Natural Treatment For Hives – A Success Story

Case Study – Pippa’s Hives

Pippa* is a 24 year old woman who came to see me recently.  She’d been suffering hives for more than a year – and every time she experienced a flare her whole body would itch for anywhere from 2 hours to up to 2 days.  Almost every part of her body was affected - from her face and neck, and even the soles of her feet on some occasions.  She showed me some photos she had taken of her skin during an outbreak, and it was obvious to me that her condition was not only uncomfortable but also interfering with her ability to fully enjoy life.  

Unfortunately, Pippa's doctor did not have any advice other than to simply 'keep an eye on things' for a couple of months, take antihistamines when necessary (which were only offering very minor relief) and book in to see an allergy specialist if things didn’t settle down on their own.  The earliest available appointment with the specialist was months away, so she decided to come see me in the meantime and see if I could help.

Pippa had been trying to work out what might be triggering the outbreaks, and had already cut out gluten from her diet a few months after the hives first began.  Whilst she did notice that her hives improved somewhat, she was still experiencing the flares and after a while they had been starting to worsen again even without gluten as a trigger.  She had also been experiencing digestive discomfort and bloating after eating certain foods.

What Was Wrong…

When we started chatting about Pippa's experience, it seemed obvious to me that histamine was playing a central role. Histamine is an inflammatory molecule produced naturally by the immune system, and when it is released in response to a trigger it can cause itching, hives, wheezing and sneezing.  Even seemingly unrelated issues that we wouldn't associate with an allergy - such as migraines, anxiety and hormonal imbalances such as PMS - can involve histamine.  Histamine is also naturally present in many foods – even healthy ones such as spinach, tomatoes, bone broth, leftover home-cooked foods and fermented foods - and this can contribute to the histamine load within the body in sensitive individuals.

Our body needs to process and eliminate histamine once it has served its purpose, and for this it needs an enzyme known as diamine oxidase enzyme (or DAO).  When someone’s gut and immune system are in balance this usually isn’t a problem - the body is able to 'mop up' any excess histamine once the reaction has subsided.  However, what can happen if this pathway is not functioning properly is that the system can quickly become overloaded with histamine – either by too many high-histamine foods in the diet and/or the body’s own production of histamine.  This situation where there is too much histamine floating around is known as 'histamine intolerance'.  Whilst the symptoms of histamine intolerance can be significant (and uncomfortable!), the good news is that it is usually only a temporary situation that may be improved with the correct approach.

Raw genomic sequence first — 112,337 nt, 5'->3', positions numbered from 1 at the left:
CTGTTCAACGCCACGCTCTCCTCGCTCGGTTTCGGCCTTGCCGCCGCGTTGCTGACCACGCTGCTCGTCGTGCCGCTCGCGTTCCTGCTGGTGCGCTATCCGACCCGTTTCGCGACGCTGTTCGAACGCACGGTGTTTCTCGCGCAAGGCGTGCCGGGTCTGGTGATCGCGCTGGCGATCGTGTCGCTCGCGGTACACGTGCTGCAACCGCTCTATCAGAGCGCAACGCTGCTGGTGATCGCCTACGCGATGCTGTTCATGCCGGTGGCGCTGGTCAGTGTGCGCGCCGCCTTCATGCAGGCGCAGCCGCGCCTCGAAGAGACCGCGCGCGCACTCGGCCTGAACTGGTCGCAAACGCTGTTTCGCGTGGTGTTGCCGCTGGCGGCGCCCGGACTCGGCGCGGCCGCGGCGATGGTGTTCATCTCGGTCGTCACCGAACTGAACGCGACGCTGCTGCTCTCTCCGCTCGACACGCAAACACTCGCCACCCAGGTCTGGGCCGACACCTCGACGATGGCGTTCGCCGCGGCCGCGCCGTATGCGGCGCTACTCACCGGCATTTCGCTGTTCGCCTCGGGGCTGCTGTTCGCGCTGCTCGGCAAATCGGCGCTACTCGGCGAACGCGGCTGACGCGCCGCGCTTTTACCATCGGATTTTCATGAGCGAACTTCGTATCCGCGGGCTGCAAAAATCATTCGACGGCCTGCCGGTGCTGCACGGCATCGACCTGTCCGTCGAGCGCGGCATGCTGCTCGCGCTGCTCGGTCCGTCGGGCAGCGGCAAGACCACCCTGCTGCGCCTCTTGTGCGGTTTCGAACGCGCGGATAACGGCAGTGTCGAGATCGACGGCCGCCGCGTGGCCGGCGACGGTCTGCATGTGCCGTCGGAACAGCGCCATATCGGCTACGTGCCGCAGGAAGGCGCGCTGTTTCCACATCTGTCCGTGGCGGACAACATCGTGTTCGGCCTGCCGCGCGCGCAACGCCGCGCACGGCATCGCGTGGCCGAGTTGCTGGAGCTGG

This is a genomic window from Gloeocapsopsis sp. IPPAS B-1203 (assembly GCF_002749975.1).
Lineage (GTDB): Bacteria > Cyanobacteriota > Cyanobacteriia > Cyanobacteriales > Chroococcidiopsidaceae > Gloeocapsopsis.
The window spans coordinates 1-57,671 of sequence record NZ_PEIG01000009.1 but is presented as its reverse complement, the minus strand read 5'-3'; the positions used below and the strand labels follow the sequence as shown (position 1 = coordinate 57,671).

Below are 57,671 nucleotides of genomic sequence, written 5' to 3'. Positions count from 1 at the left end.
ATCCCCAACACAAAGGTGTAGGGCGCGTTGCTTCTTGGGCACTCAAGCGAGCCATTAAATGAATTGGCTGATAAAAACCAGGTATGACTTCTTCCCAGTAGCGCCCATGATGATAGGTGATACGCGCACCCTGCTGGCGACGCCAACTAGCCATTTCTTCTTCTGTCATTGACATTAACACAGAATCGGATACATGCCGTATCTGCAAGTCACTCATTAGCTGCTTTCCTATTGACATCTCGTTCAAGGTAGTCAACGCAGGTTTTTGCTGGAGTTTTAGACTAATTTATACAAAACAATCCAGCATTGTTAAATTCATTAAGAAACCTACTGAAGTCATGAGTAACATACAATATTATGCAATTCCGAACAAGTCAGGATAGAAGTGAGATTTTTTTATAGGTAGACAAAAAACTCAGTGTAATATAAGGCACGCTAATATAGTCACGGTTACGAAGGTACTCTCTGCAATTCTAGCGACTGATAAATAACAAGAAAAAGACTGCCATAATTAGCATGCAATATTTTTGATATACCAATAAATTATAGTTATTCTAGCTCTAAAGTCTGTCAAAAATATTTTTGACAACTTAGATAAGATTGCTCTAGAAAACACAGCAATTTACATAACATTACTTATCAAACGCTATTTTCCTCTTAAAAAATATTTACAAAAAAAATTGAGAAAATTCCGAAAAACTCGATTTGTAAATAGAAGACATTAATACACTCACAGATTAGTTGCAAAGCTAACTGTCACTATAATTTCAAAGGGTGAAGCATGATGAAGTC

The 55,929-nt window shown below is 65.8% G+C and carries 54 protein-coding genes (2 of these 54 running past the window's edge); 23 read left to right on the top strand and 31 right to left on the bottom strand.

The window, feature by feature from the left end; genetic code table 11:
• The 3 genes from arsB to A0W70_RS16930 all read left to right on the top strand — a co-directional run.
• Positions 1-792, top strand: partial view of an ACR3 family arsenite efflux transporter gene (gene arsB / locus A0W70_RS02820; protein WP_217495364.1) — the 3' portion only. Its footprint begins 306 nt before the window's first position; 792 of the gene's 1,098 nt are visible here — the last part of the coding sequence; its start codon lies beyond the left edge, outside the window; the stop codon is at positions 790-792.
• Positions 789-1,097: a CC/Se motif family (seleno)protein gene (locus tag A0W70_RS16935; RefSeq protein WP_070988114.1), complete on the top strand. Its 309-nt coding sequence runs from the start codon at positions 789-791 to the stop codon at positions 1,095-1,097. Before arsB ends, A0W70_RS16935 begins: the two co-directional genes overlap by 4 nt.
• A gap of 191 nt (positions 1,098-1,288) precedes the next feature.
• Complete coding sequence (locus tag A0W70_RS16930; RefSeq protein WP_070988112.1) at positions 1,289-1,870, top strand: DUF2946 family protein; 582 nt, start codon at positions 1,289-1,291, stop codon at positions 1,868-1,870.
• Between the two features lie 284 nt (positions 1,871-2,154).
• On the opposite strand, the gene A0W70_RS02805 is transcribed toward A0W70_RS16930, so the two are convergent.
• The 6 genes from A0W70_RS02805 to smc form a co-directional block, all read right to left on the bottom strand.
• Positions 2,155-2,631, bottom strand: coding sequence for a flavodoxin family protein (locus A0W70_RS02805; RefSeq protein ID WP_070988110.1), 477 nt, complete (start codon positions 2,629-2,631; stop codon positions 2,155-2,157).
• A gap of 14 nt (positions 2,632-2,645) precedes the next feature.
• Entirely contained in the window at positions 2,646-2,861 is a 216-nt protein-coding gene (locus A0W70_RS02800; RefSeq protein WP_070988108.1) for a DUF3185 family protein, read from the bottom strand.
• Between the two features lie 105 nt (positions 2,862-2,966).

What We Worked On…

The first part of Pippa’s treatment plan consisted of some initial tweaks to her food choices to reduce the histamine load coming into the body.  We focused on avoiding foods that were high in histamine, in order to take a load off the gut and allow it to have a chance to re-establish the proper enzymatic pathway.  After the initial elimination phase, we were able to begin systematically re-introducing certain high-histamine foods to ‘test’ them for reactions – one at a time.  This allowed Pippa’s system to continue to have the opportunity to heal and re-establish balance.  While we were focusing on this part of Pippa’s program, I also had her start on some targeted supplements to build her gut and microbiome health, as 70% of the immune system is located in the gut, and this is a major area that is involved in reactivity.  This two-pronged approach ensured that not only were we reducing the load on Pippa’s immune and digestive systems, we were also actively working towards restoring balance to her immune system in order to improve her immune tolerance.


Pippa’s results were nothing short of dramatic when I saw her a fortnight after her initial appointment.  The outbreaks had stopped almost immediately.  She also made the comment that she felt ‘lighter in the tummy’ and her digestion just felt better after following the diet and taking the supplements I’d prescribed.

After a month of working with Pippa, I checked in to see how she was going and she still hadn’t experienced any further hives outbreaks.  She was continuing to progress through a further few weeks of ‘testing’ certain high-histamine foods, and had not noticed any reactions or any flares.  This has meant that she was able to safely add back in some of the foods that were likely a trigger for her hives prior to her treatment.  We were also able to reduce her supplement regime down to 1 key supplement to help continue supporting her gut health. 

Needless to say, Pippa was very happy with her progress – as was I!

*Name changed for privacy 



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